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Obscene Exposure

In NSW, obscene exposure carries a maximum penalty of 6 months imprisonment and/or a fine of 10 penalty units.

In NSW, a court can impose any of the following penalties for a charge of obscene exposure.

You can find a brief description of each of these penalties at the bottom of this page.

The consequences of a conviction can be serious depending upon what you do for a living. Some jobs require you to have no criminal convictions and a conviction for obscene exposure might jeopardise your job or make it difficult to obtain visas for overseas travel. Moreover a conviction for a sexual offence can completely rule out certain career paths such as teaching and a range of government employment options. It some cases, a prosecution may also result in sentences that include imprisonment even where an individual has no previous convictions.

Such offences can be complicated if there are aggravating factors. It is important to get legal advice at an early stage to ascertain precisely what the consequences of a conviction may be and whether you have a defence to the charge. It is very important that you obtain legal advice before you take part in any police record of interview. Call us on 1300 168 315 for urgent advice.

The Offence of Obscene Exposure

The offence of obscene exposure is contained in section 5 of the Summary Offences Act 1988. It reads as follows:

A person shall not, in or within view from a public place or a school, wilfully and obscenely expose his or her person.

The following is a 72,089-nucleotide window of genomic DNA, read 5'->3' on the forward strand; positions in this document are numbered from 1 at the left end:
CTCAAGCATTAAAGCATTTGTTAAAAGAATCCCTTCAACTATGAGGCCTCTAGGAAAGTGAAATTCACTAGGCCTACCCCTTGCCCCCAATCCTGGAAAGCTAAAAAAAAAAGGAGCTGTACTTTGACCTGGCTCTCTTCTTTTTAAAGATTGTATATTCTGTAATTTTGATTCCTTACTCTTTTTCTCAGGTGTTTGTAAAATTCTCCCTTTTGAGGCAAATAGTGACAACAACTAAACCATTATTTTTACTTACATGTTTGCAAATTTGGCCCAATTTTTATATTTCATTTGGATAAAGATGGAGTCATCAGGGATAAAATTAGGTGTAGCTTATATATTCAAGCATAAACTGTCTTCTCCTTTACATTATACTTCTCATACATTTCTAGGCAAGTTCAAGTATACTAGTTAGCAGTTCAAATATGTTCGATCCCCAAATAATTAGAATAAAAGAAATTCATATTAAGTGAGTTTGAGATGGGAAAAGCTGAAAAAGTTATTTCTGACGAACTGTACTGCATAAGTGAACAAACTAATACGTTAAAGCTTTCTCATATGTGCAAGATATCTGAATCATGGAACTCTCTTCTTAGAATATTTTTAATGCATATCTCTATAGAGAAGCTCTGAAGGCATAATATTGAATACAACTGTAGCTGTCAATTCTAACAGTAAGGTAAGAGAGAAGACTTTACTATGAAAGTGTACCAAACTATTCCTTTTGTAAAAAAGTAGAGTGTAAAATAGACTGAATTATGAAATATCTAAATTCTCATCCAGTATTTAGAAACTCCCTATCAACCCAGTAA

What Actions Might Constitute Obscene Exposure?

It is important to note that this offence can be made out even if you are not in a public place or school. You merely have to be within view of a public place or school.

Police generally lay a charge under this provision when a person exposes their genitalia to others in a public place, such as parks, public buildings or on the road or footpath.

However, charges have been laid under this provision against people who are within their own home, but can be seen by people in a public area.

Will I Get a Criminal Record from an Obscene Exposure Charge?

Yes. A criminal conviction is likely unless the Court is convinced that they should exercise their discretion not to convict you of the offence.

What Does Obscene Exposure Mean?

Generally speaking, something is obscene if it offensive, based on the contemporary standards of society.

Can I Pay a Greater Fine to Avoid Being Convicted?

No, it is not possible to bargain with the court that you would pay a larger fine to avoid a criminal conviction. If the court deals with you under section 10 there will be no fine, but there may be court costs.

Which Court Will Hear Your Matter?

This matter is a summary offence, meaning that it will be finalised in the Local Court

What the Police Must Prove

To convict you of obscene exposure, the prosecution must prove each of the following matters beyond a reasonable doubt:

  • You exposed yourself in an obscene way
  • You did so within sight of the public place or a school

The law is not limited to exposure of genitals, and it is not necessary for the prosecution to actually prove someone saw what happened. It is merely necessary to prove that a person could have been seen.

Possible Defence

It is a possible defend a charge successfully if you are able to show that the exposure of your person was not done wilfully.

If you require legal advice or representation in any legal matter, please contact Armstrong Legal.

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